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! "# promoters. Upon alignment of the SL addition domains in all 11 RP promoters studied, it was discovered that t here is a conserved pyrimidine rich motif immediately upstream of the SL addition site. The only completely conserved residue in this motif was a T at the 3 position relative to the SL acceptor site. To determine if this polypyrimidine tract was essenti al for activity, two mutant constructs were prepared and tested in the transient transfection assay. Mutation of the conserved T at the 3 position relative to the SL acceptor site resulted in greater than 95% reduction and the deletion of the polypyrimid ine tract immediately upstream of the SL addition site resulted in greater than 90% reduction in promoter activity (Liu, Chauhan, Katholi, & Unnasch, 2009) The data presented above from previous studies suggest that the core promoter domain lies in th e region flanking the SL addition site of B. malayi genes. To test this hypotheses the SL addition domain of the BmRPL13 gene was replaced with the SL addition domains of other ribosomal protein genes of B. malayi using site directed mutagenesis and the d ual luciferase transient transfection system.

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! "$ Materials and Methods Substitution of the SL addition domains of the RP promoters The methodologies used in this study were followed based upon the protocol of the previous study using the transient trans fection dual luciferase assay system (Figure 1) (Liu, et al., 2009) The clones used in this study were constructed during a previous study using the luciferase expression vector pGL3 Basic (Liu, et al., 2009) ; (de Oliveira, et al., 2008) To mutate the SL domain the GeneTailor site directed mutagenesis system was used. The primers were designed using t he manufacturer's protocol. The SL addition domain flanking the SL addition site of RPL13 was replaced with the nine different R P SL addition domains of RPS 4, RPL 9, RPL 11.1, RPS 12, RPS18, RPL21, RPL 23, RPL24.e and RPL30. The 10nt upstream of the SL addition site were mutated first and the constructs derived from these mutations were then used to mutate the 10nt downstream of the SL addition site. Downstream mutations were not prepared for RPS 4, RPL 9 and RPL 23.

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! "% Figure 1. Flowchart representati on of the method o logies used in the study.

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! "& Transient transfect ion Embryos from gravid adult females were isolated by dissection, transfected using biolistics, and promoter activity assayed for luciferase activity as described (Shu, et al., 2003) Plasmid DNA was mixed with a constant amount of internal standard, consisting of the BmHSP70 promoter fragment driving the expression of renilla luciferase was transfected into the isolated embryos of gravid adult females. The gold particle solution was prepared by washing the gold p articles in 70% ethanol three times, followed by three washes with 100% Ethanol, and finally washed in sterile water and stored in a 50% glycerol at a concentration of 30 mg/ml at 4¡C. The gold particle solution was mixed vigorously at room temperature fo r 15 min prior to coating with DNA. To coat the gold particles 75 !l of gold particle solution, 12!l of plasmid DNA (at 1mg/ml), calcium chloride to a final concentration of 1M, and free base spermidine (Sigma #S 3256) to a final concentration of 0.015 M were added to a 1.5 ml microcentrifuge tube while vortexing continuously. Following the addition of all components the solution was vortexed for 3 min. The DNA coated beads were then washed with 360 !l of 75% ethanol, followed by a wash with 360 !l of 10 0% ethanol, and finally resuspended in 30 !l of 100% ethanol. A volume of 9 !l of coated gold particles was used to bombard the embryos for each particle bombardment. The embryos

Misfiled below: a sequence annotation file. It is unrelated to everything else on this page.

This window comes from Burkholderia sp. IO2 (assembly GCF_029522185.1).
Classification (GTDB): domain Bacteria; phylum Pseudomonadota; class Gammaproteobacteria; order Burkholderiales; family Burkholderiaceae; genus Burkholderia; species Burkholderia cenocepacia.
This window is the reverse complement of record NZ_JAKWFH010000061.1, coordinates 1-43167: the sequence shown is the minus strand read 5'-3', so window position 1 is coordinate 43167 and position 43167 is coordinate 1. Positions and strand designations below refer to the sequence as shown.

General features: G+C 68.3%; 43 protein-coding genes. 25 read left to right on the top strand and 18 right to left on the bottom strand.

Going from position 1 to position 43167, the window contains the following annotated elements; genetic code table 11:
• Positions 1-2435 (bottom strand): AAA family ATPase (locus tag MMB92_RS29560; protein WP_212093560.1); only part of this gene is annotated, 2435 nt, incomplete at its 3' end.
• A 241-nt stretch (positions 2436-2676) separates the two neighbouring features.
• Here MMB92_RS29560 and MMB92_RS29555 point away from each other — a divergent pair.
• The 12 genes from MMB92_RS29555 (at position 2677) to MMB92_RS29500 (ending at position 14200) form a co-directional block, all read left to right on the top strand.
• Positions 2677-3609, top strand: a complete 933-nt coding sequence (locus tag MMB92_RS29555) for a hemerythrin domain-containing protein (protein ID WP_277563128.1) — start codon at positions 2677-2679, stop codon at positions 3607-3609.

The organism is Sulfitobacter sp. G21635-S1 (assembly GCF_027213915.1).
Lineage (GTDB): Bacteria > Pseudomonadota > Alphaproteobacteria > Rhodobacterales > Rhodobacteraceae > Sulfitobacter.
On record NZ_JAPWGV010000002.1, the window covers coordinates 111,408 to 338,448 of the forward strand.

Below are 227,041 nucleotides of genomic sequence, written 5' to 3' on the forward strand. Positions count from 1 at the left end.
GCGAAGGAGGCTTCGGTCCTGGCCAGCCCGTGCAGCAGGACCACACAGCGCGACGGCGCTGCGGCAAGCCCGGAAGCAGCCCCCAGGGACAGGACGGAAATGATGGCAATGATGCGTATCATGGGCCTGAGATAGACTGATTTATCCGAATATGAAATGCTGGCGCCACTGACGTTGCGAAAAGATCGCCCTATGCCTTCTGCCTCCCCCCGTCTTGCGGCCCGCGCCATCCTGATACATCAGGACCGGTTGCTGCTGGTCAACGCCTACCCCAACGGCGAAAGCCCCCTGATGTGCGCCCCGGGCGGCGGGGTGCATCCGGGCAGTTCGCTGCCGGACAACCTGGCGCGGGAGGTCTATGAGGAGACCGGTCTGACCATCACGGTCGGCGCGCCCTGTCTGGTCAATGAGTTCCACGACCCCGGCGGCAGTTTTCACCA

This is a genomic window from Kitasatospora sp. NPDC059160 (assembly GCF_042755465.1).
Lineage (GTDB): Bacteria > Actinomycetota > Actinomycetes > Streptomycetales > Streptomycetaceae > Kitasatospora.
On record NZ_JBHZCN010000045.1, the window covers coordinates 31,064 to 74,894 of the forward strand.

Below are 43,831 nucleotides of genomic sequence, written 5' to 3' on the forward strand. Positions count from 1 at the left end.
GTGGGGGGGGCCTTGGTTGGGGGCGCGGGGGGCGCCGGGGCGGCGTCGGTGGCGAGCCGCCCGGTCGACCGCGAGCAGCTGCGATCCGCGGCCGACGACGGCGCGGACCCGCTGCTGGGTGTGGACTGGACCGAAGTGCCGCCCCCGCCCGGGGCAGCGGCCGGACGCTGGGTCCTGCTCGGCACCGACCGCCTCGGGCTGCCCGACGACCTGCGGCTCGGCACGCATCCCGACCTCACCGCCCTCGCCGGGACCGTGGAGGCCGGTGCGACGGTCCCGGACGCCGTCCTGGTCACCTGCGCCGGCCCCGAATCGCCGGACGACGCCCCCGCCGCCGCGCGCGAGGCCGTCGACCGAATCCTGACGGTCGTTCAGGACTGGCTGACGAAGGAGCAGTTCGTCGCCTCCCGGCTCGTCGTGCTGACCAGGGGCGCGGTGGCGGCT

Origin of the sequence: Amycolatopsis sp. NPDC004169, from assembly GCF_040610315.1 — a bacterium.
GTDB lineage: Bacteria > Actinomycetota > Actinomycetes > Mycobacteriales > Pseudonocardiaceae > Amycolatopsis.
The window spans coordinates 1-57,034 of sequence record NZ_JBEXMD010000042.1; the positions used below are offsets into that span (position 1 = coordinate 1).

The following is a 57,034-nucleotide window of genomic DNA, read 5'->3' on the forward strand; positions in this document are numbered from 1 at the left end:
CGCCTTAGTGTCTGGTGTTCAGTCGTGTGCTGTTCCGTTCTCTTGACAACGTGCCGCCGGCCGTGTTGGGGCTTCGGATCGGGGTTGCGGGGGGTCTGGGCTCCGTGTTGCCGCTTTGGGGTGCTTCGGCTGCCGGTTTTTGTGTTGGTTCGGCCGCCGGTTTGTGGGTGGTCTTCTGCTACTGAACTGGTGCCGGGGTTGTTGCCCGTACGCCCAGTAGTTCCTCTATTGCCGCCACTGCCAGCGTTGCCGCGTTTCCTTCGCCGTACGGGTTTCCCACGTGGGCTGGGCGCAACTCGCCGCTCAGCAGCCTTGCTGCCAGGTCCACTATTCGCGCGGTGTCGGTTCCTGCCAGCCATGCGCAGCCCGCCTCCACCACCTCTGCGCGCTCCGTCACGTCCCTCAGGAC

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! "' were bombarded under 1100 PSI under 20 in. of vacuum in a biolistic unit (B ioRad, Hercules, CA). Approximately 1 x 10 5 isolated embryos were used in each particle bombardment. The parasites rested in a humid chamber for 5 minutes following bombardment and flooded with 1.6 ml of C F RPMI tissue culture medium containing 25 mM HE PES, 20% fetal calf serum, 20 mM glucose, 24 mM sodium bicarbonate, 2.5 g/ml amphotericin B, 10 U/ml penicillin, 10 U/ml streptomycin, and 40 !g/ml gentamicin. The embryos were maintained in culture tissue medium for 48hrs at 37¡C and 5% CO2 before being harvested by centrifugation and assayed for promoter activity. Luciferase Assay Transiently transfected extracts were prepared and assayed for firefly and luciferase activity using the Dual Luciferase Assay System (Promega, Madison, WS). Firefly lucife rase activity was normalized to the amount of renilla luciferase activity in each sample, controlling for variations in transfection efficiency. The firefly/re nilla ratio was normalized further to the activity ratio of embryos transfected with the RPL13 c onstruct that were shot in parallel in each experiment. This allowed for the comparison of data collected on different days. Each construct was transfected in triplicate and in two independent experiments carried out on different days (figure 2).

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! "( ,-./01!#2!,34567809!01:01;1<989-4/83!?/6-=108;1!@;;8A!B1974C434.-1;!/;1C!-